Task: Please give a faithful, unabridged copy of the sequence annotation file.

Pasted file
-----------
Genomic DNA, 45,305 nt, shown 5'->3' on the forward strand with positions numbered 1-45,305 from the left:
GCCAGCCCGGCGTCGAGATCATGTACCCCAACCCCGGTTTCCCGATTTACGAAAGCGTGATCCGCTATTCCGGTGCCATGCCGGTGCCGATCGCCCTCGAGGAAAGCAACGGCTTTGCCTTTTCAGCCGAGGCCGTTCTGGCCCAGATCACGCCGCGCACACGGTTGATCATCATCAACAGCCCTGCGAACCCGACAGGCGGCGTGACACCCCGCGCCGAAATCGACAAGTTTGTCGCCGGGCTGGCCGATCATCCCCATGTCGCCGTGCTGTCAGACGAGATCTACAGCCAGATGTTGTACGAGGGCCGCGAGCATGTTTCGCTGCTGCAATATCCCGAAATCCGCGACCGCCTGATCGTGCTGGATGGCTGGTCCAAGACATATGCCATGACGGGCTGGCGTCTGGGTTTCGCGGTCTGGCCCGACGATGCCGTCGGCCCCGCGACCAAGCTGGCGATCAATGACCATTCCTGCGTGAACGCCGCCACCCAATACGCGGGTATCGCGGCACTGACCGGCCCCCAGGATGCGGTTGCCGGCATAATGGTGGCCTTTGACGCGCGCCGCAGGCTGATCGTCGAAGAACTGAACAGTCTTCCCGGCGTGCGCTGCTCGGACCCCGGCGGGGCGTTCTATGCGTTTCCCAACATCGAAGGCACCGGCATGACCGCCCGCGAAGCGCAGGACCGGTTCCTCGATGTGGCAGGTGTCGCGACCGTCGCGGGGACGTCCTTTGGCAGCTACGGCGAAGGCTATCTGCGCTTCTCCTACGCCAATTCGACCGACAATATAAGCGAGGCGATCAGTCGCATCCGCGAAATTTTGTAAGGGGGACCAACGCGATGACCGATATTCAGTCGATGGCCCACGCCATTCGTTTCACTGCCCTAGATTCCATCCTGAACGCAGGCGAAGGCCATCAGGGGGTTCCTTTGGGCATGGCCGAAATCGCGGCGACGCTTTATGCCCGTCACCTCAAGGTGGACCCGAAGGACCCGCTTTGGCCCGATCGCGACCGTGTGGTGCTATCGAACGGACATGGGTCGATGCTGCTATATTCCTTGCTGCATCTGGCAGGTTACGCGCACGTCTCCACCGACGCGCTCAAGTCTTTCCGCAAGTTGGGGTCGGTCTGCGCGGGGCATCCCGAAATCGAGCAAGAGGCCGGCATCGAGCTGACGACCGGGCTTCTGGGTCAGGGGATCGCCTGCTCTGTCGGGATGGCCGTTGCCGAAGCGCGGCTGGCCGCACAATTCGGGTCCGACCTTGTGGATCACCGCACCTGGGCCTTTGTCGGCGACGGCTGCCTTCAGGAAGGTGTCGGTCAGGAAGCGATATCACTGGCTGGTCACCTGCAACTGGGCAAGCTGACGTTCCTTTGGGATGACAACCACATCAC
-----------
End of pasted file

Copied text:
Genomic DNA, 45,305 nt, shown 5'->3' on the forward strand with positions numbered 1-45,305 from the left:
GCCAGCCCGGCGTCGAGATCATGTACCCCAACCCCGGTTTCCCGATTTACGAAAGCGTGATCCGCTATTCCGGTGCCATGCCGGTGCCGATCGCCCTCGAGGAAAGCAACGGCTTTGCCTTTTCAGCCGAGGCCGTTCTGGCCCAGATCACGCCGCGCACACGGTTGATCATCATCAACAGCCCTGCGAACCCGACAGGCGGCGTGACACCCCGCGCCGAAATCGACAAGTTTGTCGCCGGGCTGGCCGATCATCCCCATGTCGCCGTGCTGTCAGACGAGATCTACAGCCAGATGTTGTACGAGGGCCGCGAGCATGTTTCGCTGCTGCAATATCCCGAAATCCGCGACCGCCTGATCGTGCTGGATGGCTGGTCCAAGACATATGCCATGACGGGCTGGCGTCTGGGTTTCGCGGTCTGGCCCGACGATGCCGTCGGCCCCGCGACCAAGCTGGCGATCAATGACCATTCCTGCGTGAACGCCGCCACCCAATACGCGGGTATCGCGGCACTGACCGGCCCCCAGGATGCGGTTGCCGGCATAATGGTGGCCTTTGACGCGCGCCGCAGGCTGATCGTCGAAGAACTGAACAGTCTTCCCGGCGTGCGCTGCTCGGACCCCGGCGGGGCGTTCTATGCGTTTCCCAACATCGAAGGCACCGGCATGACCGCCCGCGAAGCGCAGGACCGGTTCCTCGATGTGGCAGGTGTCGCGACCGTCGCGGGGACGTCCTTTGGCAGCTACGGCGAAGGCTATCTGCGCTTCTCCTACGCCAATTCGACCGACAATATAAGCGAGGCGATCAGTCGCATCCGCGAAATTTTGTAAGGGGGACCAACGCGATGACCGATATTCAGTCGATGGCCCACGCCATTCGTTTCACTGCCCTAGATTCCATCCTGAACGCAGGCGAAGGCCATCAGGGGGTTCCTTTGGGCATGGCCGAAATCGCGGCGACGCTTTATGCCCGTCACCTCAAGGTGGACCCGAAGGACCCGCTTTGGCCCGATCGCGACCGTGTGGTGCTATCGAACGGACATGGGTCGATGCTGCTATATTCCTTGCTGCATCTGGCAGGTTACGCGCACGTCTCCACCGACGCGCTCAAGTCTTTCCGCAAGTTGGGGTCGGTCTGCGCGGGGCATCCCGAAATCGAGCAAGAGGCCGGCATCGAGCTGACGACCGGGCTTCTGGGTCAGGGGATCGCCTGCTCTGTCGGGATGGCCGTTGCCGAAGCGCGGCTGGCCGCACAATTCGGGTCCGACCTTGTGGATCACCGCACCTGGGCCTTTGTCGGCGACGGCTGCCTTCAGGAAGGTGTCGGTCAGGAAGCGATATCACTGGCTGGTCACCTGCAACTGGGCAAGCTGACGTTCCTTTGGGATGACAACCACATCAC